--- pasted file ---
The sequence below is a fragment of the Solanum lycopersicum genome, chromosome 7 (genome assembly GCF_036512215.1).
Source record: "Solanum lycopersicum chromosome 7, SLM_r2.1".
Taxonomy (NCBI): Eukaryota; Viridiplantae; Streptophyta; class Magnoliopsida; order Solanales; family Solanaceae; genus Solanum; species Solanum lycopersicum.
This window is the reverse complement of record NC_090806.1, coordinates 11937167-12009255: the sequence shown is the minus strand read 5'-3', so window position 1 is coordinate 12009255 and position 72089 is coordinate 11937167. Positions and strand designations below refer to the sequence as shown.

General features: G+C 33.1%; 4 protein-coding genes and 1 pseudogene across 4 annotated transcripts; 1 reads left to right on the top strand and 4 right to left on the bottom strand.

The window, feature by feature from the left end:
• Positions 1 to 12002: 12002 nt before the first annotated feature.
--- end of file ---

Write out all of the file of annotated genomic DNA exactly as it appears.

The sequence below is a fragment of the Solanum lycopersicum genome, chromosome 7 (genome assembly GCF_036512215.1).
Source record: "Solanum lycopersicum chromosome 7, SLM_r2.1".
Taxonomy (NCBI): Eukaryota; Viridiplantae; Streptophyta; class Magnoliopsida; order Solanales; family Solanaceae; genus Solanum; species Solanum lycopersicum.
This window is the reverse complement of record NC_090806.1, coordinates 11937167-12009255: the sequence shown is the minus strand read 5'-3', so window position 1 is coordinate 12009255 and position 72089 is coordinate 11937167. Positions and strand designations below refer to the sequence as shown.

General features: G+C 33.1%; 4 protein-coding genes and 1 pseudogene across 4 annotated transcripts; 1 reads left to right on the top strand and 4 right to left on the bottom strand.

The window, feature by feature from the left end:
• Positions 1 to 12002: 12002 nt before the first annotated feature.